Remarriage with children

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Mentoring Tips

Make one-to-one mentoring easier by learning what to do and what not to do.  Click to learn more.

Tip#1 – Find your PLACE

  • Pray: simple yet powerful act
  • Listen: people want to feel heard
  • Ask: good questions foster productive dialogue
  • Consider: think slowly and biblically
  • Encourage: uplift rather than beat down
Tip#2 – Avoid the common mistakes

  • Fixing: this is a person, not a project
  • Preaching: walk alongside, don’t talk at or down to them
  • Carrying: show concern but don’t carry too heavy a burden
  • Blaming: no condemnation in Christ Jesus
  • Rescuing: you are not their savior!
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Scriptures
Hope
  • John 16:13 (The Spirit of truth will guide you into all truth)
  • Psalm 25:9 (He guides the humble and teaches them his ways)
  • Matthew 11:28-31 (yoked with Christ, burdens light)
  • Hebrews 13:5 (free from the love of money, content)
  • Joshua 24:15 (as for me and my house, we will serve the Lord)
  • James 5:16 (prayer of the righteous accomplishes much)
  • James 1:5 (if you lack wisdom, ask of God who gives generously)
Help
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Conversations
Starters
    • What was your image of a family while you were growing up?
    • What was your image of a family in your previous marriage?
    • What is your image of an ideal stepfamily now?
    • How are these images the same?
    • How are they different?
    • What do you believe is your role in the marriage relationship? What do you believe is your spouse’s role?
    • What do you believe is your role in parenting your own children and your spouse’s children?
    • If you don’t mind me asking, how did your previous marriage end? Do you feel there was adequate time for you and for your children to heal before entering into your current relationship?
    • How healthy is your relationship with your former spouse? How healthy is your spouse’s relationship with their former spouse?
    • How well are you and your former spouse able to communicate regarding concerns for your children? Are there any changes you’d like to see in that area?
    • How secure are the children in their relationship with their non-custodial parent? Are there any changes you’d like to see there?
    • I believe the most important relationship in your life is the one you have with Jesus. Can you tell me what that means to you?
Deeper Questions
    • What steps have you taken to offer forgiveness to your former spouse for the past? How have you sought his/her forgiveness for the past?
    • How have you and your current spouse found common ground regarding faith? Are you able to worship together as a family?
    • How do the two of you work to combine family traditions (especially holiday events) from both families?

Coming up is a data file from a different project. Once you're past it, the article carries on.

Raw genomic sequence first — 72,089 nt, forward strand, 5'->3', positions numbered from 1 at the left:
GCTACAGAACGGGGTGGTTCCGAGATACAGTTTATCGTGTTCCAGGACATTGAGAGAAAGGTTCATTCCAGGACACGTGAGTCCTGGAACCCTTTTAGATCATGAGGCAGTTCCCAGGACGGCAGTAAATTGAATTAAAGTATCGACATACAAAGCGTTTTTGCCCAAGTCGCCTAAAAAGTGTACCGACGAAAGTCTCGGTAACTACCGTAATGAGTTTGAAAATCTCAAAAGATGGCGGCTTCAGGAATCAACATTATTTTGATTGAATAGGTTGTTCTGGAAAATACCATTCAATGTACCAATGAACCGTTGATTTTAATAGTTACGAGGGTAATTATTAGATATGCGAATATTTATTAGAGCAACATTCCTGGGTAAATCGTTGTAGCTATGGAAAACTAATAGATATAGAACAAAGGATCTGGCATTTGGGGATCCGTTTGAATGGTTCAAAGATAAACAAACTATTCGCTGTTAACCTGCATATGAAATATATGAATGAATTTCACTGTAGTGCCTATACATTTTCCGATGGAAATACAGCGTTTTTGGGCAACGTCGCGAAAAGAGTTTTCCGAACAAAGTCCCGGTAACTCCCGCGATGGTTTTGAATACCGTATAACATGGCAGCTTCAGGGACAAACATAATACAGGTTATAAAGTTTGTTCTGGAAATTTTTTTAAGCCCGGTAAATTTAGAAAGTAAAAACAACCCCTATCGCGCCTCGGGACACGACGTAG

• Are either you or your spouse favoring your biological children over your stepchildren? How do you think your spouse would answer that question?
    • Experience shows that it takes longer for children to give up the dream of their parents reuniting than most parents realize, and a stepparent is often seen as the one preventing that reunion.  Have you considered that your children may still be grieving the loss of their biological parents being together?
    • What kind of premarital counseling did you receive prior to beginning your current marriage? Would you consider seeking some now, perhaps from your pastor?
    • Who are you able to count on to support your family in the midst of stepfamily conflict?  Who holds you accountable?  Who is actively praying for you?
    • What is one step you can take in the right direction and how can I help you do that?
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Resources
Online Helps
Other Ministry Links
Books
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Encouragement
Quotes
  • - Ron Deal, The Smart Stepfamily, p. 58

    “People in stepfamilies are not ‘second-rate Christians,’ simply because there is no such thing as a ‘first-rate Christian.’ We’re all sinners and all less than perfect. All our families are less than ideal. And we all need a Savior.”

  • - Ginger Kolbaba, Surprised by Remarriage, p. 108

    “The Stepfamily Association of America notes that most blended families will take between four and seven years to fully adjust to the new family.”

  • - Ron Deal, The Smart Stepfamily, p. 87

    “I believe two key barriers to marital oneness in stepfamilies contribute to the higher divorce rate: parent-child allegiance and the ghost of marriage past.”

  • - Ron Deal, The Smart Stepfamily, p. 21

    “When stepfamily life gets tough, remaining dedicated to your commitment is a day-to-day decision … Commitment requires that you strive for a better life together, even when you don’t feel like putting forth your best effort or have convinced yourself the marriage should have never happened in the first place.”

  • - Ron Deal, The Smart Stepfamily, p. 101

    “One of the great ironies of divorce is that you may have hated your ex-spouse at the time of the divorce, but now you have to find a way to cooperate with him or her for the sake of the children.”

  • - Ron Deal, The Smart Stepfamily, p. 123

    “The bottom line—barring legal abuse, the more spiritually upright parent does not have the right to control the other parent, his or her lifestyle, or access to the children.”

  • - Ron Deal, The Smart Stepfamily, p. 159-160

    “Effective parent-stepparent teams begin with healthy marriages. Take time to nurture your relationship, date on a regular basis, learn to communicate and resolve conflict, and enjoy a healthy sexual relationship. Make your marriage a priority.”

  • - Ron Deal, The Smart Stepfamily, p. 234